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Feminist Civic Engagement: A Complex Choreography

Article found, and written by: Association of American Colleges and Universities

Second-wave feminists brought feminism into the academy with the aim of transforming higher education. Since that time, feminism has engaged in a complicated waltz with its institutional hosts and scholarly admirers. Its move from the periphery toward the center has been characterized by what Robyn Wiegman describes as a “tension” between “knowing and doing” (41), with some scholars suggesting that “doing” occurs best on the borders. Yet feminist educators (including but not limited to those in women’s studies) succeeded in transforming the academy’s “guest lists” and conversations. Once admitted to the party, could feminism reveal the hiking boots hidden under its ball gown? Or would acceptance require it to honor its host’s request that it ditch its comfortable shoes at the door?

Just as feminist principles have spread through the academy, so too have the tensions between other ways of knowing and doing. As Eric Dey and his associates reported in research conducted for AAC&U, while 73 percent of faculty and student affairs professionals think contributing to the larger community “should be a major focus” of higher education, only 44 percent think that it “currently is a major focus” (11). And as organizations like Imagining America have pointed out, tenure and promotion guidelines fail to recognize the important civically engaged projects that many faculty—feminists and non-feminists alike—are now pursuing (Ellison and Eatman 2008, xi). Yet Allison Kimmich claims in this issue that women’s studies is now in a position to ease tensions like these, working with its sister disciplines to nurture new and productive connections between academic and civic engagement.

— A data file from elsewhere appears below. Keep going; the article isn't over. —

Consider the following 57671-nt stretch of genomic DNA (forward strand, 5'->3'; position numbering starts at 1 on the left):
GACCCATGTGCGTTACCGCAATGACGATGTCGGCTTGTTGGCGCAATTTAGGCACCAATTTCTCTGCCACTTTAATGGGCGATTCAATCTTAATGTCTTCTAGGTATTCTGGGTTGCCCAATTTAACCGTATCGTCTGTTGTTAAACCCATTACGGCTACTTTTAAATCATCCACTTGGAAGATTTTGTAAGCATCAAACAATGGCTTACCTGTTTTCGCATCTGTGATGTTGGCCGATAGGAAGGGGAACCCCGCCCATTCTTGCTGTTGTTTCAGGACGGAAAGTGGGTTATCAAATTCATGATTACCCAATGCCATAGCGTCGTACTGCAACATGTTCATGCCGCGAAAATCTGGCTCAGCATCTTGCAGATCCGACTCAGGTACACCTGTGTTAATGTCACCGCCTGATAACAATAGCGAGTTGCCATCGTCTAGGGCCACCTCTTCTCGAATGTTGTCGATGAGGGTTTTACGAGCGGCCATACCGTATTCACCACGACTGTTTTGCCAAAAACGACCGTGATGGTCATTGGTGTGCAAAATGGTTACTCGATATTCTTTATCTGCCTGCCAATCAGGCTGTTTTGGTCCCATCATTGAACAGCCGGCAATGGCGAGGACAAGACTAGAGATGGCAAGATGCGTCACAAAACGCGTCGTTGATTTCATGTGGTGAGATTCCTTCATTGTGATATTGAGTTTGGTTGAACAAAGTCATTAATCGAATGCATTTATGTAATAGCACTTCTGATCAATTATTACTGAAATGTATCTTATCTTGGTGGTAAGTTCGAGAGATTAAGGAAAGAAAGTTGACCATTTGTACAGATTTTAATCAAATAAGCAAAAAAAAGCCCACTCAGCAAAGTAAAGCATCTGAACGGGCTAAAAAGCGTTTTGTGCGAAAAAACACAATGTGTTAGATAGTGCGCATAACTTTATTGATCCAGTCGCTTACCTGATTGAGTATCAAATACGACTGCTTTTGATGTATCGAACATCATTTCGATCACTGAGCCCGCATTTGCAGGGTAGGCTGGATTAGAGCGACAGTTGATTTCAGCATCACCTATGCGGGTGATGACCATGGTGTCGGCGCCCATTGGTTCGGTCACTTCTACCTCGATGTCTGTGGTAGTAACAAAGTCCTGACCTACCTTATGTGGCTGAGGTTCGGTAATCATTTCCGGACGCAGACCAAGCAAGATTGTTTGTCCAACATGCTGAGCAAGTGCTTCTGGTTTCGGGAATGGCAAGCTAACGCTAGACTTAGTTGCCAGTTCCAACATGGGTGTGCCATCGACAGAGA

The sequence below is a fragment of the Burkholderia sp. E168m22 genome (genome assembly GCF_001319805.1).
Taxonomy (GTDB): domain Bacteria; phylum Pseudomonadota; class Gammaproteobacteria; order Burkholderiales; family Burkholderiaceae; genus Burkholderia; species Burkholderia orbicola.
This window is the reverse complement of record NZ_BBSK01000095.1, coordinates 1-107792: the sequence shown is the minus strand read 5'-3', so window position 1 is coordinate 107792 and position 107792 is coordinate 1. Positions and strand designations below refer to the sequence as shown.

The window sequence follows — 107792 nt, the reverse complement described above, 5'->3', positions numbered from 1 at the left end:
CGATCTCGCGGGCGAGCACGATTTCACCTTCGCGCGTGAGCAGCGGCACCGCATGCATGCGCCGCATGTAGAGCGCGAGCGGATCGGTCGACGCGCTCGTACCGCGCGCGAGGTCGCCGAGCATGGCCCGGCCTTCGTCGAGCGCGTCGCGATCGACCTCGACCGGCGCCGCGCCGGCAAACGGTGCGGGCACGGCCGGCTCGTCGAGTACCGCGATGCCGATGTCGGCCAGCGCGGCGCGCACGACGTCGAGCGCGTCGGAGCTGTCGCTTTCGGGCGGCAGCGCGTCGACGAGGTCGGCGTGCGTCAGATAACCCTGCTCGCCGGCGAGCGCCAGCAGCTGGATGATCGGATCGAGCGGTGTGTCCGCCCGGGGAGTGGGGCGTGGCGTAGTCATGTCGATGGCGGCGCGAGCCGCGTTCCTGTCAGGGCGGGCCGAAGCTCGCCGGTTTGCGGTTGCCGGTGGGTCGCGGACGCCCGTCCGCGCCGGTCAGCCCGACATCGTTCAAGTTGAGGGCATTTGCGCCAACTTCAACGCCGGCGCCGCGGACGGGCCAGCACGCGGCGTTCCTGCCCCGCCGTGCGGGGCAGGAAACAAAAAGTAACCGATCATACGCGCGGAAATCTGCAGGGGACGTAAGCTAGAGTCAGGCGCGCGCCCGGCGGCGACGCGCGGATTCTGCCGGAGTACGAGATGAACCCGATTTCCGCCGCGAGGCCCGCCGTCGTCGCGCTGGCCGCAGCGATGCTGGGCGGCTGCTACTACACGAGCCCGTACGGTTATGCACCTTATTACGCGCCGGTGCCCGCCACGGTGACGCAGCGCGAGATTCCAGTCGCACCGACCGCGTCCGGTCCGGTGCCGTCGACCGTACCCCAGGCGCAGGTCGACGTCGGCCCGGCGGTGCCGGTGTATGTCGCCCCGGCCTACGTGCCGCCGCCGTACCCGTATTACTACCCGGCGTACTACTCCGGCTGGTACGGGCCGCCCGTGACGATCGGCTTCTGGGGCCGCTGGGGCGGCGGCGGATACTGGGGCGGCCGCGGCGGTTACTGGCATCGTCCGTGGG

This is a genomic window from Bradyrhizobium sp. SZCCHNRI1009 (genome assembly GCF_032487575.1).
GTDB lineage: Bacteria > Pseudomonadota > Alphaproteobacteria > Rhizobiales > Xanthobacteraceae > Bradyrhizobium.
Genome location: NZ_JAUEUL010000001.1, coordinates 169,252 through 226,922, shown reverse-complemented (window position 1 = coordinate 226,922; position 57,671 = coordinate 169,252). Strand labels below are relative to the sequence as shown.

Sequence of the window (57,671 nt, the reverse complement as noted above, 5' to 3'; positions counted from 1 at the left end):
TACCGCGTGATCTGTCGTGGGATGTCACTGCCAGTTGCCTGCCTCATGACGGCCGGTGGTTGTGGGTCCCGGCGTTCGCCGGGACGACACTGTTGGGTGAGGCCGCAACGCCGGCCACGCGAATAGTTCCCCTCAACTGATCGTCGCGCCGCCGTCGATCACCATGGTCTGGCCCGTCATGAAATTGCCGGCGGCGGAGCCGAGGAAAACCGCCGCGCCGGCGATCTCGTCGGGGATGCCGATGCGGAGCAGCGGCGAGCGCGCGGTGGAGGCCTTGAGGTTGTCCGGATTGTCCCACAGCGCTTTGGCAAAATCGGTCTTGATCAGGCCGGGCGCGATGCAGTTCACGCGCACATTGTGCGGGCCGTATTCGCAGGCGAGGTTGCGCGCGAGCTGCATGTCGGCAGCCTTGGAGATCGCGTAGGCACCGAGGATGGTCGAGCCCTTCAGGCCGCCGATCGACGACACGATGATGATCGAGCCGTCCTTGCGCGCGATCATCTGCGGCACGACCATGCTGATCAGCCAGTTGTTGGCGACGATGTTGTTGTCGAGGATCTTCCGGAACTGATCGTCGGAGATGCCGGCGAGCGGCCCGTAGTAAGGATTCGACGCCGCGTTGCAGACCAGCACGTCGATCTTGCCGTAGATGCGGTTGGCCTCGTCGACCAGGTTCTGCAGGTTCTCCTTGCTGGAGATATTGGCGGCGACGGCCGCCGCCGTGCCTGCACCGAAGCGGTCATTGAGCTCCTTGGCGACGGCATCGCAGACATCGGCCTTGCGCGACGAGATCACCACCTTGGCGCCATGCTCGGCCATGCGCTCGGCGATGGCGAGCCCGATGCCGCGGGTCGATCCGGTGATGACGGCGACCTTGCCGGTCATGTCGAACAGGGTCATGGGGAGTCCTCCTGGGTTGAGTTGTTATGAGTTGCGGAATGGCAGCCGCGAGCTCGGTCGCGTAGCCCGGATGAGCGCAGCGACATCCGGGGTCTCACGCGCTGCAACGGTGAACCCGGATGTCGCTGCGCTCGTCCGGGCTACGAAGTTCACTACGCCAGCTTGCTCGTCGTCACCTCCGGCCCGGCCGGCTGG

Kimmich and her cocontributors draw from old choreography to chart a new dance for classroom learning and community involvement. While Kimmich describes the National Women’s Studies Association’s efforts in this arena, Allyson Lowe and Margaret McLaughlin explore how civic engagement practices common to women’s colleges can provide models for enhancing all students’ civic identity formation. Andrea Wood shares her work to create a service-learning-based writing seminar, and Nghana Lewis describes her attempts to connect classroom learning about black women’s health with HIV/AIDS education in a New Orleans community. Shirley Tang explains her efforts to teach media literacy in ways that encourage feminist advocacy on behalf of Boston's Asian American communities. Finally, Beth Evans sends lessons from across the Atlantic, where she and her peers have organized a student activist group at the University of London.

Action, whether couched as activism or as civic engagement, may be a natural consequence of embodied feminist values. But it is also a burgeoning movement in the academy, which is finally recognizing service learning and other engaged pedagogies as high-impact teaching strategies that improve student learning (even if their value is not always acknowledged in tenure reviews). In teaching students the skills to act on their principles, educators can join in exciting work that embraces the social justice values feminism has always claimed. Boots or no boots, feminist activism is poised to be the belle of the ball.

Kathryn Peltier Campbell, editor


Dey, E. 2009. Another inconvenient truth: Capturing campus climate and its consequences. Diversity & Democracy 12(1): 10-11. (See also Dey, E. and Associates. 2009. Civic Responsibility: What is the Campus Climate for Learning? Washington, DC: Association of American Colleges and Universities.)

Ellison, J., and T.K. Eatman. 2008. Scholarship in public: Knowledge creation and tenure policy in the engaged university. Syracuse, NY: Imagining America.

Weigman, R. 2008. Feminism, institutionalism, and the idiom of failure. In Women’s Studies on the Edge, ed. Joan Wallach Scott, 39-66. Durham: Duke University Press.

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Last updated or reviewed on 1/30/09

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